The UK's Brexit secretary David Davis is in Northern Ireland for a visit as part of the working group exploring potential future customs arrangements after the UK leaves the EU.
Mr Davis was accompanied on the visit by the Northern Ireland Secretary of State Karen Bradley and the UK's Business Secretary Greg Clarke.
They are meeting cross-border companies as part of their working group focusing on a proposed "highly-streamlined" option for addressing the unique circumstances of Northern Ireland.
The border and the potential impact of regulatory differences are central to negotiations on a pact ahead of the UK’s withdrawal from the EU next year.
British Prime Minister Theresa May has split her ministers into two teams as they work towards a reconciliation on how to manage arrangements with the EU after the exit.
One group - Brexiteers Liam Fox, Michael Gove and Remain-backing Cabinet Office minister David Lidington are considering a "customs partnership" whereby the UK would collect tariffs on behalf of the EU without the need for new border checks.
The Brexit Secretary's group will look at "maximum facilitation" - a solution based on using technology to minimise the need for customs checks after Brexit.
The maximum facilitation group is in Northern Ireland to meet representatives from the freight industry, cross-border businesses and community stakeholders to further explore how the customs model could address the unique circumstances of Northern Ireland, a statement from the Brexit Department said.
It added: "Both of the customs models currently under consideration are designed to meet the UK's three guiding principles - allowing us to trade goods and services as freely as possible with the EU, enable us to have an independent trade policy, and avoiding any hard border between Northern Ireland and Ireland while maintaining the constitutional and economic integrity of the United Kingdom."
The ministers are not expected to talk to members of the media during their visit.
Britain urged to ensure Brexit is 'green' process
Weakening environmental protections after Brexit would damage Britain's reputation internationally, the United Nations has warned.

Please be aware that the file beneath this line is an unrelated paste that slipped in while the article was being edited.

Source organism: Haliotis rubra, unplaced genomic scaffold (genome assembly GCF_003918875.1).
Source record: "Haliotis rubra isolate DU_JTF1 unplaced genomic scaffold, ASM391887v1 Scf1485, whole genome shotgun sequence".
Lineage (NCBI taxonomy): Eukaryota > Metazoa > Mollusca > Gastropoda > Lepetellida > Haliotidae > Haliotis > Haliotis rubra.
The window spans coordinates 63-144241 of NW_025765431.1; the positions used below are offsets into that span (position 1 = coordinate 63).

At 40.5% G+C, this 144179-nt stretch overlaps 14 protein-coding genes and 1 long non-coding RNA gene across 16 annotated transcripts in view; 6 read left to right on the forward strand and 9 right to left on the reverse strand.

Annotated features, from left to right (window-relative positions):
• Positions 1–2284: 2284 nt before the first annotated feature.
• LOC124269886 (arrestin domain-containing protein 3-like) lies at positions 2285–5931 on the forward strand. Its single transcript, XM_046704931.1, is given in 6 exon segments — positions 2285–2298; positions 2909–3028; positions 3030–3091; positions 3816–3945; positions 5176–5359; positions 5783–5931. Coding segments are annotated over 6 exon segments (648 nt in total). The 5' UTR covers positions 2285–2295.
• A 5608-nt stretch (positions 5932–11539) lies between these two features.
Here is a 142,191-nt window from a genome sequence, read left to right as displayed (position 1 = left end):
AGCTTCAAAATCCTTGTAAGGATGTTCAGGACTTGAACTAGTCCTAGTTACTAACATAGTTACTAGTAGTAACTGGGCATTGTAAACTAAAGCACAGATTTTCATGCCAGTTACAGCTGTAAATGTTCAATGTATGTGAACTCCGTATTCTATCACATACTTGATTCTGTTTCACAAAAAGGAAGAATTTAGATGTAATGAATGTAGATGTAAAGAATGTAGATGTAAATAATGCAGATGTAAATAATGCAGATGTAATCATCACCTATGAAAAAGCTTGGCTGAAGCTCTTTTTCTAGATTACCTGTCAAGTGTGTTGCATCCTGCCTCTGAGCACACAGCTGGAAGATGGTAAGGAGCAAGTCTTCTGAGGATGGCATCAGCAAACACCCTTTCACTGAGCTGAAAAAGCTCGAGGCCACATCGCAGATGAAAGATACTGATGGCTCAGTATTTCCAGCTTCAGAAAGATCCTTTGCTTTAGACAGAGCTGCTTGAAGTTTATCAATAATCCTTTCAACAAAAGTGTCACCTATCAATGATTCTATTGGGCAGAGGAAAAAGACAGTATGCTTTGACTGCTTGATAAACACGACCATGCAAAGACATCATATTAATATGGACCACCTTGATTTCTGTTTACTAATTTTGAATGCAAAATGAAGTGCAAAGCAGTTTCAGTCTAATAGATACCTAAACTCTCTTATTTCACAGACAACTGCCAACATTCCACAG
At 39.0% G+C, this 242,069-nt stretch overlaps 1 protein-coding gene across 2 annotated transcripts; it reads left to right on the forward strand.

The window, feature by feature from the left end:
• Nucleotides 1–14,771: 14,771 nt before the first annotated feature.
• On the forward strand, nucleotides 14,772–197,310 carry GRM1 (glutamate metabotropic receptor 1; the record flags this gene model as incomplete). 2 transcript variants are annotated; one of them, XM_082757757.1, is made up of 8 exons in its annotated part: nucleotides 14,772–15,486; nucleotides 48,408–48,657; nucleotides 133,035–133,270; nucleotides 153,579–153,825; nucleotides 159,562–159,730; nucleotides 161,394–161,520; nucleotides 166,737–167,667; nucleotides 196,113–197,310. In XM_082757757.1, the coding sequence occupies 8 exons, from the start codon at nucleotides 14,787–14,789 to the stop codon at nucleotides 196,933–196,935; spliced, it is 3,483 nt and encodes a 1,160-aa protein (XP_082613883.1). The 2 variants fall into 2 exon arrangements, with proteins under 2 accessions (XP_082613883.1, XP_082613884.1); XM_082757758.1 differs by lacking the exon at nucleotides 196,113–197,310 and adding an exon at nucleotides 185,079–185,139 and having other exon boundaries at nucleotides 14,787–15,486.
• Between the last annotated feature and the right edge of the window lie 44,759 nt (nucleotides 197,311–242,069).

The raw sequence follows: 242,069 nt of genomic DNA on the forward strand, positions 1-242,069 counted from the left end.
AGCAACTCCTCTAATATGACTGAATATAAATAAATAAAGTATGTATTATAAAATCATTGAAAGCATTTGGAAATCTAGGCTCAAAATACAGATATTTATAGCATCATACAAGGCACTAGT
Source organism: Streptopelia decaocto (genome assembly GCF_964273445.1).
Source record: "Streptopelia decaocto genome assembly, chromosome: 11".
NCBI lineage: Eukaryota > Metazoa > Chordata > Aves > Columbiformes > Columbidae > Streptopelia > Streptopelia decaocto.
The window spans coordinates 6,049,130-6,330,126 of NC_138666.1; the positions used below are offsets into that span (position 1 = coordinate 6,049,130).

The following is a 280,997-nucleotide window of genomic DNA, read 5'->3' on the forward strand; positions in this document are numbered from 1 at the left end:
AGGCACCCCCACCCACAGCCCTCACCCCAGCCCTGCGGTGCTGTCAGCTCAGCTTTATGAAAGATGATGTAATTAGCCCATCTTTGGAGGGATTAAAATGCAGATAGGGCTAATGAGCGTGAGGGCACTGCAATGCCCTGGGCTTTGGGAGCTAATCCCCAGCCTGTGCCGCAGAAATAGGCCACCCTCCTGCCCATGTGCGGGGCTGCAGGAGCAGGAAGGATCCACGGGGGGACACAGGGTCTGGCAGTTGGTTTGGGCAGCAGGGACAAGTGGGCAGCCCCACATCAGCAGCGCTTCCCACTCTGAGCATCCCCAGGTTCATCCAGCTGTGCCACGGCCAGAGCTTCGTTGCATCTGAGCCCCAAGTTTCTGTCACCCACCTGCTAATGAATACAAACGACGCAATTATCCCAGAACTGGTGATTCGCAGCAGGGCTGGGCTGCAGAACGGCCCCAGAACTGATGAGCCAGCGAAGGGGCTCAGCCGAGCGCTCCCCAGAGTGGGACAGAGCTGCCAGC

Britain’s Environment Secretary Michael Gove has been urged by senior UN official Erik Solheim to keep his promise to deliver a "green" exit from the European Union.
Campaigners warned earlier this month that the environment and countryside will have less protection after Brexit under plans unveiled by the British government.
Mr Solheim, executive director of the UN's environment programme, said it was "incredibly important that the UK keeps the environmental standards it has had under the European Union".
In an interview with the Observer, he said: "Michael Gove promised that would happen - that there would be no reduction of standards of any sort.
"He even added that any change would be to better standards. There was a strong commitment to that from the government.
"Some of the opponents of the government had doubts about such statements, but that is the stated position from the government and it is a very good one.
"Any dilution and the UK reputation would be damaged. People in government need to make sure that does not happen. We need to make sure they have those standards or improve them, or meet the ones under the European Union."
Environmental measures from improving air and water quality to protecting endangered species are currently overseen by the European Commission and underpinned by green principles across the EU, such as "the polluter pays".
Mr Gove insisted earlier this month that new legislation would ensure environmental protections are not weakened as Britain quits the EU and a new watchdog will hold Whitehall to account for looking after landscapes and nature.
Campaigners warned that the regulator must have powers to take the government to court if it fails to deliver on green policies and raised concerns over protections for action on climate change.